Okumura, in my opinion, fits in with the group of intellectual shihan that were primarily pre-war. He used to teach the beginner`s class Thursday mornings at Honbu but has long since stopped. I heard that he still occasionally lectures about Aikido theory at the Ueshiba house next door. He would bring in a chalk board into his aikido class and write stuff on the board. He had a very clear curriculum. He was also the only person I ever heard talk about O`Sensei at Honbu.

I agree with you about Zen. The history of Zen in Japan is not a good one, though, and O`Sensei may have been responding to the low quality of teaching he saw. However, Omori Sogen was a contemporary and in my opinion, a great Zen teacher as well as a sword and calligraphy teacher. I think you would find him enlightening.

Charles Hill

Joe Bowen
11-18-2004, 07:35 PM
Hey Charles,

Thanks again. I just looked over the International Zen Center's Webpage in Hawaii and read a little bit about Omori Sogen (thier center's practice is based on his teaching). Quite the interesting fellow and this bears more investigation. You are giving me quite a bit to do. My wife is going to be angry with you...good thing you live in Japan :D .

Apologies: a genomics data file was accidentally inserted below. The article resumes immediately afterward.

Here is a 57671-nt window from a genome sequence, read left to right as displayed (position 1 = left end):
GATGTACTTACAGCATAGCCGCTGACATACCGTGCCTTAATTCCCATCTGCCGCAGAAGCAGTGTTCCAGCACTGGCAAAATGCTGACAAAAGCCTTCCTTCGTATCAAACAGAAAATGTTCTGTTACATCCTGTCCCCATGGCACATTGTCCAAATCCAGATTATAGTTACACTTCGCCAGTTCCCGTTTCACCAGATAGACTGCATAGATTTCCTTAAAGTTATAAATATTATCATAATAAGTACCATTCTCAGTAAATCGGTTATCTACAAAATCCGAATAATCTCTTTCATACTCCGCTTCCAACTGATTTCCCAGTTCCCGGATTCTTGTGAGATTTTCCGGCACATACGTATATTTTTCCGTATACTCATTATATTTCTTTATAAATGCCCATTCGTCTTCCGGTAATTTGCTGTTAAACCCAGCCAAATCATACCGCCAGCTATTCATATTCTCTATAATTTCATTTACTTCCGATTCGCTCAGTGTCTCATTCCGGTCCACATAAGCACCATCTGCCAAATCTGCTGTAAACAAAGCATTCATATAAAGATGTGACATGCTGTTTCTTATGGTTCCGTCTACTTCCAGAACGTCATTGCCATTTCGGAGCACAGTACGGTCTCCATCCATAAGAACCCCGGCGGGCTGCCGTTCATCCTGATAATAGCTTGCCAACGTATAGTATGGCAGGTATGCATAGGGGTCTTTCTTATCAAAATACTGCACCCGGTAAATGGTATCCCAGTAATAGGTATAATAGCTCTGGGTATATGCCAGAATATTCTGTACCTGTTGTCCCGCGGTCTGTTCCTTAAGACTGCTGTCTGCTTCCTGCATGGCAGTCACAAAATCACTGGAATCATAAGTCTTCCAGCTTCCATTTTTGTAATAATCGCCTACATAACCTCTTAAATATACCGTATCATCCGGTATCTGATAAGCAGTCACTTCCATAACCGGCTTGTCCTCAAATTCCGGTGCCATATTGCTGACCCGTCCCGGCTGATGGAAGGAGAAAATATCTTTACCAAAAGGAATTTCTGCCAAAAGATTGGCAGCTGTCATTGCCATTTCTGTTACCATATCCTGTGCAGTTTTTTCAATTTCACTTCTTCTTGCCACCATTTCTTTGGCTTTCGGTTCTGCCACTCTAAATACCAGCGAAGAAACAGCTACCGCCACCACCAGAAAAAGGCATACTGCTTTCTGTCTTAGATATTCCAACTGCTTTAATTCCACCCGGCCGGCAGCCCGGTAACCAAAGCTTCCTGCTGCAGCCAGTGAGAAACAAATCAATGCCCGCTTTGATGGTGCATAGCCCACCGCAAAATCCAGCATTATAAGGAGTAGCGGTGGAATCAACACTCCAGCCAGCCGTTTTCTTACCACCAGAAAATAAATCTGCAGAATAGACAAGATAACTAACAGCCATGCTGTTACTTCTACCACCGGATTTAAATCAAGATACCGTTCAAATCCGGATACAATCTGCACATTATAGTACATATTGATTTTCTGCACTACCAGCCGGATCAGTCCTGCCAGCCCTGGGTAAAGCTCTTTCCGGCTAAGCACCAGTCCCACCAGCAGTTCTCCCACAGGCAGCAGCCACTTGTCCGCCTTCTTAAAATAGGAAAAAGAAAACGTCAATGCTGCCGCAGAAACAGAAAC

joe

mgreen
11-19-2004, 04:07 PM
Didnt O'Sensei say "My Aikido has room for all of the worlds 10,000 gods and religions?" I still dont see how he could hate. Joseph Bowen, you seem to have a lot of good insight. You are right about one thing, and that is that Zen is not an intelectual study. I need to take the middle way more often....

Gassho

Charles Hill
11-19-2004, 08:10 PM
Hi,

I found the Okumura Shihan interview from Aikido Today Magazine. I cut it out so I don`t know the date. Some quotes:

"O`Sensei hated Zen. If he found that a student was practicing Zen, he would get very angry with that person."

"If O`Sensei had heard people refer to Aikido as `moving Zen` he would have been very upset."

The reason, I believe, is that Zen is fundamentally not a Japanese philosophy and contradicts the native spirit faith of Shinto. Like other nature based faiths, Shinto emphasizes the new. As an example, Buddhist priests in Japan are often proud of how old their temple is. In contrast, the main Shinto Shrine in Ise is completely torn down and completely rebuilt every 20 years. This is also why, according to a professor of mine at Keio University, Japanese people use throwaway chopsticks.

Also from the interview. "When (O`Sensei) did certain exercises, he would invoke the God of purification, but he himself said that we didn`t have to do the same. His view was that we should be thinking about whatever God or Gods are sacred to us."